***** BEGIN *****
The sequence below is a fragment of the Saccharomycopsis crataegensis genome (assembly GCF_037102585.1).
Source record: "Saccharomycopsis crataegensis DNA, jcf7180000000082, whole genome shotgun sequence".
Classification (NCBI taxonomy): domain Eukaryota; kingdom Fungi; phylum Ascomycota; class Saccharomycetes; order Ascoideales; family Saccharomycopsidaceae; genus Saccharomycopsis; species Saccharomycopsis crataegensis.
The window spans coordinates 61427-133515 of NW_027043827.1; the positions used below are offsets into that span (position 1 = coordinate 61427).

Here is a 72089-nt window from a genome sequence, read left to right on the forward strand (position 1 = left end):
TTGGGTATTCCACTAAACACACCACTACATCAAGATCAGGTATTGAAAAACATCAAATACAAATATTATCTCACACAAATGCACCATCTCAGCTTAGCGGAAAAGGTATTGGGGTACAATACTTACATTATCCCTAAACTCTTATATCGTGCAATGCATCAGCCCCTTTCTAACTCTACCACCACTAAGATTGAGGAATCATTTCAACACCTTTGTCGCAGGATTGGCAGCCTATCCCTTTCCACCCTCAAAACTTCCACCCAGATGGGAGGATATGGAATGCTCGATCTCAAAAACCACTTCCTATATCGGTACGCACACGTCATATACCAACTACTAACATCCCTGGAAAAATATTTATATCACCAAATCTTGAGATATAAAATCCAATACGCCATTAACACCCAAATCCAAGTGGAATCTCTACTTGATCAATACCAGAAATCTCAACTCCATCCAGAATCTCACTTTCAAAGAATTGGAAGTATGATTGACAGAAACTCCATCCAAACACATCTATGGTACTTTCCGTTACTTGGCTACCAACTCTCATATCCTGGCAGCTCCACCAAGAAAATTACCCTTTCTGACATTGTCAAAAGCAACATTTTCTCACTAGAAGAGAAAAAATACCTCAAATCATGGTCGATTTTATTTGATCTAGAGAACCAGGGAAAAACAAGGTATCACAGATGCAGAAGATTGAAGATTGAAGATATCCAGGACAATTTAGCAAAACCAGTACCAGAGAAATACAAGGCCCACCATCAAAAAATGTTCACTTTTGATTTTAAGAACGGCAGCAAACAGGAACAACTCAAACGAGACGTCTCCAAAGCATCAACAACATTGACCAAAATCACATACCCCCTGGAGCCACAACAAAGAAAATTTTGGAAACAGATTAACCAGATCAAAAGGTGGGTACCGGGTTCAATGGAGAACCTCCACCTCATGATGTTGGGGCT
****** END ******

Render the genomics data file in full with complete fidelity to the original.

The sequence below is a fragment of the Saccharomycopsis crataegensis genome (assembly GCF_037102585.1).
Source record: "Saccharomycopsis crataegensis DNA, jcf7180000000082, whole genome shotgun sequence".
Classification (NCBI taxonomy): domain Eukaryota; kingdom Fungi; phylum Ascomycota; class Saccharomycetes; order Ascoideales; family Saccharomycopsidaceae; genus Saccharomycopsis; species Saccharomycopsis crataegensis.
The window spans coordinates 61427-133515 of NW_027043827.1; the positions used below are offsets into that span (position 1 = coordinate 61427).

Here is a 72089-nt window from a genome sequence, read left to right on the forward strand (position 1 = left end):
TTGGGTATTCCACTAAACACACCACTACATCAAGATCAGGTATTGAAAAACATCAAATACAAATATTATCTCACACAAATGCACCATCTCAGCTTAGCGGAAAAGGTATTGGGGTACAATACTTACATTATCCCTAAACTCTTATATCGTGCAATGCATCAGCCCCTTTCTAACTCTACCACCACTAAGATTGAGGAATCATTTCAACACCTTTGTCGCAGGATTGGCAGCCTATCCCTTTCCACCCTCAAAACTTCCACCCAGATGGGAGGATATGGAATGCTCGATCTCAAAAACCACTTCCTATATCGGTACGCACACGTCATATACCAACTACTAACATCCCTGGAAAAATATTTATATCACCAAATCTTGAGATATAAAATCCAATACGCCATTAACACCCAAATCCAAGTGGAATCTCTACTTGATCAATACCAGAAATCTCAACTCCATCCAGAATCTCACTTTCAAAGAATTGGAAGTATGATTGACAGAAACTCCATCCAAACACATCTATGGTACTTTCCGTTACTTGGCTACCAACTCTCATATCCTGGCAGCTCCACCAAGAAAATTACCCTTTCTGACATTGTCAAAAGCAACATTTTCTCACTAGAAGAGAAAAAATACCTCAAATCATGGTCGATTTTATTTGATCTAGAGAACCAGGGAAAAACAAGGTATCACAGATGCAGAAGATTGAAGATTGAAGATATCCAGGACAATTTAGCAAAACCAGTACCAGAGAAATACAAGGCCCACCATCAAAAAATGTTCACTTTTGATTTTAAGAACGGCAGCAAACAGGAACAACTCAAACGAGACGTCTCCAAAGCATCAACAACATTGACCAAAATCACATACCCCCTGGAGCCACAACAAAGAAAATTTTGGAAACAGATTAACCAGATCAAAAGGTGGGTACCGGGTTCAATGGAGAACCTCCACCTCATGATGTTGGGGCT